China And The U.S. Face Similar Health Care Challenges

Dr. Su Xu, Director, Shanghai Minhang District Health Bureau
Dr. Su Xu, Director, Shanghai Minhang District Health Bureau

There are striking similarities in the vast and complex health care reform efforts that are underway in China and in the US. Leaders from both countries gathered at Harvard this week to compare notes and discuss collaboration.

The two countries are expanding insurance coverage and each is worried about rising costs. On costs, where patients go for care makes a big difference in China as it does in the US. A key challenge is how to persuade patients they don’t need to go to a hospital, especially high end hospitals, for routine care.

I had a glimpse of this problem in Shanghai early one morning last year. I had just arrived and was awake at dawn. From my hotel window, I could see a small crowd of people gathering outside the hospital across the street. There were lining up hours before the hospital opened, I learned later, to see a primary care doctor.

Residents of most major cities in China do not have a regular doctor. When they need care, they generally go to hospital or a community health center and wait to see one of the physicians on duty that day. Doctors employed by hospitals often have more training than those in a community health center. The hospital physicians can offer a wider range of tests and services, all of which is more expensive than care in a health center.

In Shanghai, there’s an experiment underway to try to reorganize where patients go for care. Dr. Su Xu directs the health bureau in Minhang, one of districts or areas within Shanghai. Dr. Xu is moving health care in his district to new model under which hospitals are reserved for treating acute and chronic illnesses. Routine care and the management of a patient’s diabetes, asthma or other chronic diseases is shifting to community health centers.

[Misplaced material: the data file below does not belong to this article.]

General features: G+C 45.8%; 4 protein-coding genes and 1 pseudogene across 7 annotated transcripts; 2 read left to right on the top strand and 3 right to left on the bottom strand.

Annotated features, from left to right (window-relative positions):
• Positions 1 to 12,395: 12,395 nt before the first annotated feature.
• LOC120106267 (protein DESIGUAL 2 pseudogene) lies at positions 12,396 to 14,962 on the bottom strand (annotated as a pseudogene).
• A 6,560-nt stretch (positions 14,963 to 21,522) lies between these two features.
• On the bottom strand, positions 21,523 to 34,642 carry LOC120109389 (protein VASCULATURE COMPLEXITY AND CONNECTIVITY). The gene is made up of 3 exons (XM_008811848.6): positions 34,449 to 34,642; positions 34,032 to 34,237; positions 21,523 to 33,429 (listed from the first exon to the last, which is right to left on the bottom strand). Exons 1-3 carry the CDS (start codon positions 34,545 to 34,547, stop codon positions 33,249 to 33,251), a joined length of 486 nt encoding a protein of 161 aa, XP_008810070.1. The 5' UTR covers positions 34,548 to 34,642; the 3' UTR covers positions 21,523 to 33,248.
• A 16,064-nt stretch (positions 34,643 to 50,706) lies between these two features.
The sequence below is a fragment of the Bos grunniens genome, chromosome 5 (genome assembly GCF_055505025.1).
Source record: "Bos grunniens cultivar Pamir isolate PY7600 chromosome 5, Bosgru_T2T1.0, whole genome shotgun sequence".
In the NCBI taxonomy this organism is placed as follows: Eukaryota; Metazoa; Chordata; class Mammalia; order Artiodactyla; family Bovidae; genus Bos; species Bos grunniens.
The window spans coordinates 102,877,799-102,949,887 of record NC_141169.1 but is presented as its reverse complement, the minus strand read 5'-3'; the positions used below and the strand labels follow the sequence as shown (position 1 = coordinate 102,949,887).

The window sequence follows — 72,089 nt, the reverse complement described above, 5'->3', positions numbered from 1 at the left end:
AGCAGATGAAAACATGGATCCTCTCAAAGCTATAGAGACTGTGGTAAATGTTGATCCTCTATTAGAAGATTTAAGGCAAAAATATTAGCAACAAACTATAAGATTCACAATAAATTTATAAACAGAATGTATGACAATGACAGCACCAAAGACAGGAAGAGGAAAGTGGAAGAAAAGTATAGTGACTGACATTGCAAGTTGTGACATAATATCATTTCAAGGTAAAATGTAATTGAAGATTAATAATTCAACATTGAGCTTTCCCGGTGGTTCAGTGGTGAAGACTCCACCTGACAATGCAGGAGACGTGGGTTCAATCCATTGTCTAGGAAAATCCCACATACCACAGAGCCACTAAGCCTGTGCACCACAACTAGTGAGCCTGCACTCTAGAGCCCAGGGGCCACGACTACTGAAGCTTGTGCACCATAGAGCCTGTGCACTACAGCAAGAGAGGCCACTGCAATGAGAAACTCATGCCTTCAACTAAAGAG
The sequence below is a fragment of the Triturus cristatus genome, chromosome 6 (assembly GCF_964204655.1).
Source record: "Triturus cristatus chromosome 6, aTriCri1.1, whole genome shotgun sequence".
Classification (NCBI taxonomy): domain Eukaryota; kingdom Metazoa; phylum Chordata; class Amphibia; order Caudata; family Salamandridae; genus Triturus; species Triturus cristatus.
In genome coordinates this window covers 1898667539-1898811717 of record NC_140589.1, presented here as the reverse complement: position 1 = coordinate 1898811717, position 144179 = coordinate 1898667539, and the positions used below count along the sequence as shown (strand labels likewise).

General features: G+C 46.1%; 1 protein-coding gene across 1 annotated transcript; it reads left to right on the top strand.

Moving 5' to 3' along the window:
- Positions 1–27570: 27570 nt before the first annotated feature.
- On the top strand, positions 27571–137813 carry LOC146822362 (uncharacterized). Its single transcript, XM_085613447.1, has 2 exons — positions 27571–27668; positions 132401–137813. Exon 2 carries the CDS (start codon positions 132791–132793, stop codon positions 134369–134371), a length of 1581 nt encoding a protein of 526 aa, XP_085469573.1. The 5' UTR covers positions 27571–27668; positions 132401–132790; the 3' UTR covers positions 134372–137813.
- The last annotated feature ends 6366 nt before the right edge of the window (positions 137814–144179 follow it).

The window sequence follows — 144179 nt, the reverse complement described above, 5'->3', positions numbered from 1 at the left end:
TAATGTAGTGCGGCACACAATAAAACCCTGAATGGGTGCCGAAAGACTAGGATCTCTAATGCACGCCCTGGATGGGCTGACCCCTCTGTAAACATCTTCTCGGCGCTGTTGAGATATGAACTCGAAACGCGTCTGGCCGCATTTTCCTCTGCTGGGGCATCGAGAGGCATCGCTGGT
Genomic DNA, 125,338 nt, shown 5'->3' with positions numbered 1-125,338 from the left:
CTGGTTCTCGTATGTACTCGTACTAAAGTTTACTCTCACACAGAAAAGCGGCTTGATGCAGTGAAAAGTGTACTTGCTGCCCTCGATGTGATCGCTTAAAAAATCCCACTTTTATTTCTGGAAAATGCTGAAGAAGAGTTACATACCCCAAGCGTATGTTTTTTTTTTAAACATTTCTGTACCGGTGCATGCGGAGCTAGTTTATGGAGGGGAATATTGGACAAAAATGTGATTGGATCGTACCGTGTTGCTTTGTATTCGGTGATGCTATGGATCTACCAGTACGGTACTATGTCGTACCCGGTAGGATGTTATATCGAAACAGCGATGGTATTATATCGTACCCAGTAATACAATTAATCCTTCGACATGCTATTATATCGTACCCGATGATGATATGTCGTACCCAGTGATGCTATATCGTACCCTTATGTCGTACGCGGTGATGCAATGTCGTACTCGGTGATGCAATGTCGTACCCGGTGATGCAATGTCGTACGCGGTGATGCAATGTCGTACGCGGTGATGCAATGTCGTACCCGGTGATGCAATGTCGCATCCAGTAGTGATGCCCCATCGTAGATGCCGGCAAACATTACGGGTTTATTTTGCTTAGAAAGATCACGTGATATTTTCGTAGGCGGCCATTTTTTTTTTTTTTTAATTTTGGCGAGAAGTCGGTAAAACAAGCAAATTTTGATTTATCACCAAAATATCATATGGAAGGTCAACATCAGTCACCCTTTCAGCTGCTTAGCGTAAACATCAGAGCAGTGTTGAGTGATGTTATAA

A public health authority in the city sets the policy for this approach and monitors the quality of care delivered. Xu says an expanding system of medical records will help doctors coordinate patients’ care as they move between health centers and hospitals.

But how will Xu persuade patients who are used to going to high end hospitals that they can get good care at a health center? We face similar challenges in the US where patients often go to the most expensive hospitals with a broken arm or to have their appendix removed. In Shanghai, Xu is betting that more personalized and more convenient care at community health centers will draw patients to those facilities.

Health center doctors are making home visits to establish relationships with patients, says Xu. These relationships will connect patients to a specific community health center and provide continuity patients don’t have when they rotate from one doctor to another at a hospital. Community health centers in Shanghai are also installing kiosks, says Xu where patients can check their blood pressure or prescriptions and avoid taking a number and waiting to see a doctor.

This experiment in Shanghai is one of 17 pilots around the country that are testing ways to lower spending, redefine the role of public hospitals and improve care. Most of them are still in the planning stages, says Hengpeng Zhu, an economist at the Chinese Academy of Social Sciences. Financing for these pilots varies widely as does the cost of health care across China.

The Chinese government has increased spending on health care over the last decade from 16 to 29% of the total health expenditure. Health Minister Chen Zhu told the Harvard summit that patients’ share of total health care spending dropped from 60% to 36% over the same period.

Many economists say patient’s out of pocket expenses in China are still too high. Hengpeng Zhu says patients in rural China spend between 6% and 50% of their annual income on one hospital stay. In China, as in the US, medical expenses are a leading cause of bankruptcy.

This program aired on September 25, 2011. The audio for this program is not available.

Headshot of Rachel Zimmerman

Rachel Zimmerman Reporter
Rachel Zimmerman previously reported on health and the intersection of health and business for WBUR. She is working on a memoir about rebuilding her family after her husband’s suicide. 



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